A Virtual Standstill on Border Security
On Feb. 22, the Department of Homeland Security announced it was accepting Project 28, which was the prototype stage of the "virtual border fence" that's also known as SBInet. That stands for the "Secure Border Initiative", and the idea was to combine cutting-edge perimeter security, intrusion detection and surveillance technologies into the kind of system that would work as a "force multiplier" for Customs and Border Patrol (CBP).
We heralded this project when it was time for initial bids. I recall writing in my Friday column that this was the kind of project that could raise the bar on the levels of integration that happen in our industry. So, based on what Chertoff said roughly one week ago, it seemed that Project 28 was going somewhat "OK". After all, things couldn't be too bad, since on Feb. 22, the DHS accepted Project 28. Admittedly, the project had been delayed (original completion date was supposed to be the summer of 2007), but it's easy to forgive a six-month schedule miss considering the potential value of such a project.
However, at the core of every good integration is good software, and that appears to be the weakness. A GAO report on the SBI program from Wednesday, Feb. 27, 2008, identified software as a main culprit behind Boeing's delays.
The report stated: "Specifically, SBI program office officials said that the software that Boeing selected for the COP was intended to be used as a law enforcement dispatch system and was not designed to process and distribute the type of information being collected by the cameras, radars, and sensors."
Mindful of that integration problem (as well as challenges with video and radar signals), the DHS is now pushing back the timeline to 2011 (the original schedule had slated project completion for 2008, which is obviously unrealistic).
I was on the phone yesterday with David Fishering, a research analyst with Frost & Sullivan who has been tracking this project. He says he's wonders if the "delay" of this SBInet timeline means the project might die altogether.
"[The revised timeline] is an acknowledgement that you can either continue going down a path of wasting money, or you can put a foot down and say 'This isn't working, and it's time to push it back,'" said Fishering, who said the project faced unrealistic goals from the start.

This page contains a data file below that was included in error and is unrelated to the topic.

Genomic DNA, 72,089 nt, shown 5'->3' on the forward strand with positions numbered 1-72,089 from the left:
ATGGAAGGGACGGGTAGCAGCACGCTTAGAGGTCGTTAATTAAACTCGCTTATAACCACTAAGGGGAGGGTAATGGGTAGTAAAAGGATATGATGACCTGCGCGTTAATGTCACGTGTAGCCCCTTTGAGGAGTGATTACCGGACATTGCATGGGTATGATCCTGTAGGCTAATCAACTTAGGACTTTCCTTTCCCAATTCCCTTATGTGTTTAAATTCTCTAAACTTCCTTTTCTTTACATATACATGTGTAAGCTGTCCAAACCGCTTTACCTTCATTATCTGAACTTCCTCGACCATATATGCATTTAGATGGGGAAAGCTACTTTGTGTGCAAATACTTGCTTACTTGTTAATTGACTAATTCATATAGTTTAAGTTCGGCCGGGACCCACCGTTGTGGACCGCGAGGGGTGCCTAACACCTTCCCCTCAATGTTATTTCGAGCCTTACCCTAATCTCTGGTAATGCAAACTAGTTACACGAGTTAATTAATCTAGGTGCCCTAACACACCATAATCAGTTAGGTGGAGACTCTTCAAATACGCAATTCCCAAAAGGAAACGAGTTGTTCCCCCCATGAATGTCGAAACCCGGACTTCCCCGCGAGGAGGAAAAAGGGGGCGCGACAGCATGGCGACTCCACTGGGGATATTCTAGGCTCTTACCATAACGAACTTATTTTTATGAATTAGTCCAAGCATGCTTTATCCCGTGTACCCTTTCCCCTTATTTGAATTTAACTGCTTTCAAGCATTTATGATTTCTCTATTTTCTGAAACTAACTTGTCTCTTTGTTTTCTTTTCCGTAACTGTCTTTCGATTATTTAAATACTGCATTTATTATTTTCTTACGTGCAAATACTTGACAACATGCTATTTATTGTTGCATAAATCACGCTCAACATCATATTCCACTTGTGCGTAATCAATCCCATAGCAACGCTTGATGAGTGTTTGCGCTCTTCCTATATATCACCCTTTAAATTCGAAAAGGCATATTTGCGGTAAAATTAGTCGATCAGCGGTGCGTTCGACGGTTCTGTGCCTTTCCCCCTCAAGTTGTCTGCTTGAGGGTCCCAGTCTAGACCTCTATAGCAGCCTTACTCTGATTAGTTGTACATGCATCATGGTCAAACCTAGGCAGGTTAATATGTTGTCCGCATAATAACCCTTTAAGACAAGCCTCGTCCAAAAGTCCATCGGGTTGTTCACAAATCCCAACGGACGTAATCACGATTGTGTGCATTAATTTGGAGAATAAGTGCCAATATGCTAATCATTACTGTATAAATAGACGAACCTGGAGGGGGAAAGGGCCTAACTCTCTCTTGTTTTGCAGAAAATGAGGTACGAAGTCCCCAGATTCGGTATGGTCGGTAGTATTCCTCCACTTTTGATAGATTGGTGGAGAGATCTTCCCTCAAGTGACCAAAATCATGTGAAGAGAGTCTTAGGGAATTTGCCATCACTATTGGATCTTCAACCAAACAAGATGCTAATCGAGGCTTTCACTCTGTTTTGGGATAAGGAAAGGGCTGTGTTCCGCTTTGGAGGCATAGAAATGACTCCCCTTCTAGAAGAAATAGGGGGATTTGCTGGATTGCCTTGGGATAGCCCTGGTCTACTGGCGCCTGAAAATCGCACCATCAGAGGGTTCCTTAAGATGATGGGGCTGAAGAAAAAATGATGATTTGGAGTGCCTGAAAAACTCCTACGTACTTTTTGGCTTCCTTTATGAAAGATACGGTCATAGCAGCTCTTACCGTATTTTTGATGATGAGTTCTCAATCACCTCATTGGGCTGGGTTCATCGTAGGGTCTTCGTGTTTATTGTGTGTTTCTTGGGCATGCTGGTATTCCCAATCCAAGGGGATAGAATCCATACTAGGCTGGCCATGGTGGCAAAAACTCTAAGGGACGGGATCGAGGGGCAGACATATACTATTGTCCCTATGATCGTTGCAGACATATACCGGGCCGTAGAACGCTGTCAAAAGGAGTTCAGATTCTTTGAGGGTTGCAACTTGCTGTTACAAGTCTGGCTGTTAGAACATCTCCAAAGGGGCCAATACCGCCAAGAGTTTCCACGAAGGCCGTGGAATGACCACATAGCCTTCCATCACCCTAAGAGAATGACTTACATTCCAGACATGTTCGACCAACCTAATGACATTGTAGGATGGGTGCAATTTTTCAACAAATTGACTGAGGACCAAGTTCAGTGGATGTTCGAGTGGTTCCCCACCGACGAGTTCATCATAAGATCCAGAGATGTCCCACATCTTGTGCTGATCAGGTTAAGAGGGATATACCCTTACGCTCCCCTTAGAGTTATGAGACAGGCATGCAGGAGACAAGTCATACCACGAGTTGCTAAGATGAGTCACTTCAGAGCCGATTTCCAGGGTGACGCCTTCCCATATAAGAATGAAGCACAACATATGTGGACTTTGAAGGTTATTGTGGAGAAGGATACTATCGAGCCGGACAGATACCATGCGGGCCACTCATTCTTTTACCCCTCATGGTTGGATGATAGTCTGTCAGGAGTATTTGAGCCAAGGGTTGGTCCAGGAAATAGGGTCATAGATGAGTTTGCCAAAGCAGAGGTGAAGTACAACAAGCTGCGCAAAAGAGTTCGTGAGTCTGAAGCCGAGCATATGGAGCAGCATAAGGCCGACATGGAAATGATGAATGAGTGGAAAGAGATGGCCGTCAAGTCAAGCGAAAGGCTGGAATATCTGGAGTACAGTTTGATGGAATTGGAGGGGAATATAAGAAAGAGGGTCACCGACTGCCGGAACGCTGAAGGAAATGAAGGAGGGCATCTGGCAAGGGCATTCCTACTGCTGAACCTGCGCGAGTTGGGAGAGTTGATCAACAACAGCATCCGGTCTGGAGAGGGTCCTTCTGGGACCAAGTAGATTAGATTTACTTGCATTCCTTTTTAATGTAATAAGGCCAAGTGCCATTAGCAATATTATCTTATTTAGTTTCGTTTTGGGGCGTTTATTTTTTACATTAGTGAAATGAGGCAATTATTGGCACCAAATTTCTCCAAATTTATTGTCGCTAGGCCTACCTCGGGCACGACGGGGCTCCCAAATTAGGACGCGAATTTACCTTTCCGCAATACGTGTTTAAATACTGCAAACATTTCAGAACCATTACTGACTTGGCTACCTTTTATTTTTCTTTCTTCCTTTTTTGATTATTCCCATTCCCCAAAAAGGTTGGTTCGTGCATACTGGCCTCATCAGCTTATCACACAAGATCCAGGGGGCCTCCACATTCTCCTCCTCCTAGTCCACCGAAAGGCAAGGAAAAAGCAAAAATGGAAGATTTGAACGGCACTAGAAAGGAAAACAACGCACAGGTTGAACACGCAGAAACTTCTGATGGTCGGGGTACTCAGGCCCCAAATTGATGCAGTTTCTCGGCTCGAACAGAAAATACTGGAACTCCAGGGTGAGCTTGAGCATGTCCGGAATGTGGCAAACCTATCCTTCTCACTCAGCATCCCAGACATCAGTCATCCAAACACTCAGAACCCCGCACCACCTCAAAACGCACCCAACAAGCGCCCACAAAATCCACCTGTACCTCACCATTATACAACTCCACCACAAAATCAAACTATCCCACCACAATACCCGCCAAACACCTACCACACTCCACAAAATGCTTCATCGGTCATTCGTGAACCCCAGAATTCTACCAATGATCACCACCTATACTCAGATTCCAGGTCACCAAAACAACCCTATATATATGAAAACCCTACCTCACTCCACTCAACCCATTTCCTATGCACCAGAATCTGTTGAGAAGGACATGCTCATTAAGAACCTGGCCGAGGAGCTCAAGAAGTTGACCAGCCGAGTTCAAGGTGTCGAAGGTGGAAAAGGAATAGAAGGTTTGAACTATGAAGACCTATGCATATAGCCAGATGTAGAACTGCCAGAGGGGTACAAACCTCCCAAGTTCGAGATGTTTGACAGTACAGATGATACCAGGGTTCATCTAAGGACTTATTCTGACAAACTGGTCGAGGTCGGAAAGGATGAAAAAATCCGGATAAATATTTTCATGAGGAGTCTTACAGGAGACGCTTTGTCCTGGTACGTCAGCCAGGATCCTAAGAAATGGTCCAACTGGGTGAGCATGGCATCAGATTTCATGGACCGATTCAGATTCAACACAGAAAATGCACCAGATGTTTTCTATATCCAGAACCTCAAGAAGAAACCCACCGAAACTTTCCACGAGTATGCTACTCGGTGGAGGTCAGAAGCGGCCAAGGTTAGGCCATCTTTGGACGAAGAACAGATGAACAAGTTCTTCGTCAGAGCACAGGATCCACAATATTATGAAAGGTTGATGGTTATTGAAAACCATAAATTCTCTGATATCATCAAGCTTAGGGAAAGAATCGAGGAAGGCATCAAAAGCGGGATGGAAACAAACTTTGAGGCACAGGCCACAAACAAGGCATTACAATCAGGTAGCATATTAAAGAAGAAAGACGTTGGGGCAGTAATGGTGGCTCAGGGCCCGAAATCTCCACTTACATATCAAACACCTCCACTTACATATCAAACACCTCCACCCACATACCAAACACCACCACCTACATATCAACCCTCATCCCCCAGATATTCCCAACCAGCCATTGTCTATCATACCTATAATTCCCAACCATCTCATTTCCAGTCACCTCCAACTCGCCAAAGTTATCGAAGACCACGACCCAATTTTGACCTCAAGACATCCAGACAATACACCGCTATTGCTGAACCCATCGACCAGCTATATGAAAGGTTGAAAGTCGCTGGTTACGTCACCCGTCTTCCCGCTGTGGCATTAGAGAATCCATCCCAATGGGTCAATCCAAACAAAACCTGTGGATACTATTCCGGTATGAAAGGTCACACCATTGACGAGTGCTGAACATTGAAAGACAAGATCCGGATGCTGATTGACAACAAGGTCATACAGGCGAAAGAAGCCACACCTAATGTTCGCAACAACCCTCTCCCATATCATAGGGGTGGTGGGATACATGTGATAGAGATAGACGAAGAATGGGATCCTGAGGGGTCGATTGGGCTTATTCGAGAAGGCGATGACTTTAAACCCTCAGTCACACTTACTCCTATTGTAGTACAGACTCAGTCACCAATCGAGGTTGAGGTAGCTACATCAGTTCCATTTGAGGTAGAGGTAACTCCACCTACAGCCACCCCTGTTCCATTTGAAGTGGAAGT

Fishering also questioned the value of what had been accomplished in Project 28, since "integration" was the core goal of this SBInet prototype model.
"With SBI, the goal was to increase stakeholders' (such as CBP) domain awareness," said Fishering. "Even if we had a bunch of standalone sensors working, if they are not integrated, then it's not really being that effective."
So where to go from here? For one, there seems to be word of a new, specialized integration software on order so that DHS could cut out the outdated law enforcement dispatch software that Boeing's team attempted to use as a glue to integrate all of the complex signals and data.
Fishering said that the initial emphasis in the SBI program was "to show that the DHS is doing something." Rushing an integrator/systems contractor into a project where they have to use bad software was the result of that. Now, in the GAO report from this week, SBI managers are saying they are ready to do it "right, not fast."
I still have hope for this security integration project, but the focus lately on border control seems to be more about creating physical fencing standards for our southern border and buying steel in bulk to accomplish the construction of a southern fence. Perhaps the sizzle of a virtual border fence has been lost. After all, you only get one chance to "do it right the first time," and that didn't happen. It's not about where to place the blame (culpability seems to fall to DHS, CBP, Boeing and even the dispatch software), but about our overall approach to complex integration projects.